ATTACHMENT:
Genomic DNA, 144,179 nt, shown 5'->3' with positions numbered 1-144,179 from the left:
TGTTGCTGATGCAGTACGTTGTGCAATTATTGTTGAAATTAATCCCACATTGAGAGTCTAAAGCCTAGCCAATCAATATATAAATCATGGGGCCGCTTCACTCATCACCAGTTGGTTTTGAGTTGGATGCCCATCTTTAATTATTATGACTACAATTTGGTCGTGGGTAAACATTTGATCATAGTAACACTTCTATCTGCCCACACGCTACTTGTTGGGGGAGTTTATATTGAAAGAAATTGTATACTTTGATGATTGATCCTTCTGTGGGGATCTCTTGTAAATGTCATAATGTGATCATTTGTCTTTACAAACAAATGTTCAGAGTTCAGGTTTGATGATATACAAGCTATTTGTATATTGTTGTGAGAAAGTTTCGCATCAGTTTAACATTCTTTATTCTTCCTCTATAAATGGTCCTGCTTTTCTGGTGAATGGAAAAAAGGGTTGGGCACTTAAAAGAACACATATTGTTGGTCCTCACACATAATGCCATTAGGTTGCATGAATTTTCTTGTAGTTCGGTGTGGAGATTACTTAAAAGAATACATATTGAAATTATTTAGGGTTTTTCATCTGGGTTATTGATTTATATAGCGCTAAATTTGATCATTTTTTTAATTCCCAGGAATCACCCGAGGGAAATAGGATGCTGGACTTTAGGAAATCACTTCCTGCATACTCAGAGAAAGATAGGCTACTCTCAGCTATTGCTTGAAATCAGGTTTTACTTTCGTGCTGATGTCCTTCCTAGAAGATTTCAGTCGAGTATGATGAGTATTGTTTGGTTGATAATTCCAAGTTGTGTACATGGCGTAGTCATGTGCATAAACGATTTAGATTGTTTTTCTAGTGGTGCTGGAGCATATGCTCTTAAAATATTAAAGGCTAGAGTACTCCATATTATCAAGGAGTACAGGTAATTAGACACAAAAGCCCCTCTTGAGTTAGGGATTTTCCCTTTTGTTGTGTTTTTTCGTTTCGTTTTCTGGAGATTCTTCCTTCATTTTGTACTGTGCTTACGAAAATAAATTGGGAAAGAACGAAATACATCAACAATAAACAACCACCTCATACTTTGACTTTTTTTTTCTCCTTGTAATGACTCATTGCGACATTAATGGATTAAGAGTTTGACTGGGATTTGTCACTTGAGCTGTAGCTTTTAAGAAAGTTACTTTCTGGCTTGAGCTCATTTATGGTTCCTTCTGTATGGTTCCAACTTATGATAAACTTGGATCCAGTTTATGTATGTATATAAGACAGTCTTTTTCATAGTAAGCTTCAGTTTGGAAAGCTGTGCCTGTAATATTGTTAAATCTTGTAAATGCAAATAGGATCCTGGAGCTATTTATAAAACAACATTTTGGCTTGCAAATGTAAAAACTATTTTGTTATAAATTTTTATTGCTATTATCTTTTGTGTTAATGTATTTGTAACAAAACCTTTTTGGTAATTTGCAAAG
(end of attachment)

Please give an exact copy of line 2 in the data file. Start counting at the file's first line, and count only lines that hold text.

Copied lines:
TGTTGCTGATGCAGTACGTTGTGCAATTATTGTTGAAATTAATCCCACATTGAGAGTCTAAAGCCTAGCCAATCAATATATAAATCATGGGGCCGCTTCACTCATCACCAGTTGGTTTTGAGTTGGATGCCCATCTTTAATTATTATGACTACAATTTGGTCGTGGGTAAACATTTGATCATAGTAACACTTCTATCTGCCCACACGCTACTTGTTGGGGGAGTTTATATTGAAAGAAATTGTATACTTTGATGATTGATCCTTCTGTGGGGATCTCTTGTAAATGTCATAATGTGATCATTTGTCTTTACAAACAAATGTTCAGAGTTCAGGTTTGATGATATACAAGCTATTTGTATATTGTTGTGAGAAAGTTTCGCATCAGTTTAACATTCTTTATTCTTCCTCTATAAATGGTCCTGCTTTTCTGGTGAATGGAAAAAAGGGTTGGGCACTTAAAAGAACACATATTGTTGGTCCTCACACATAATGCCATTAGGTTGCATGAATTTTCTTGTAGTTCGGTGTGGAGATTACTTAAAAGAATACATATTGAAATTATTTAGGGTTTTTCATCTGGGTTATTGATTTATATAGCGCTAAATTTGATCATTTTTTTAATTCCCAGGAATCACCCGAGGGAAATAGGATGCTGGACTTTAGGAAATCACTTCCTGCATACTCAGAGAAAGATAGGCTACTCTCAGCTATTGCTTGAAATCAGGTTTTACTTTCGTGCTGATGTCCTTCCTAGAAGATTTCAGTCGAGTATGATGAGTATTGTTTGGTTGATAATTCCAAGTTGTGTACATGGCGTAGTCATGTGCATAAACGATTTAGATTGTTTTTCTAGTGGTGCTGGAGCATATGCTCTTAAAATATTAAAGGCTAGAGTACTCCATATTATCAAGGAGTACAGGTAATTAGACACAAAAGCCCCTCTTGAGTTAGGGATTTTCCCTTTTGTTGTGTTTTTTCGTTTCGTTTTCTGGAGATTCTTCCTTCATTTTGTACTGTGCTTACGAAAATAAATTGGGAAAGAACGAAATACATCAACAATAAACAACCACCTCATACTTTGACTTTTTTTTTCTCCTTGTAATGACTCATTGCGACATTAATGGATTAAGAGTTTGACTGGGATTTGTCACTTGAGCTGTAGCTTTTAAGAAAGTTACTTTCTGGCTTGAGCTCATTTATGGTTCCTTCTGTATGGTTCCAACTTATGATAAACTTGGATCCAGTTTATGTATGTATATAAGACAGTCTTTTTCATAGTAAGCTTCAGTTTGGAAAGCTGTGCCTGTAATATTGTTAAATCTTGTAAATGCAAATAGGATCCTGGAGCTATTTATAAAACAACATTTTGGCTTGCAAATGTAAAAACTATTTTGTTATAAATTTTTATTGCTATTATCTTTTGTGTTAATGTATTTGTAACAAAACCTTTTTGGTAATTTGCAAAG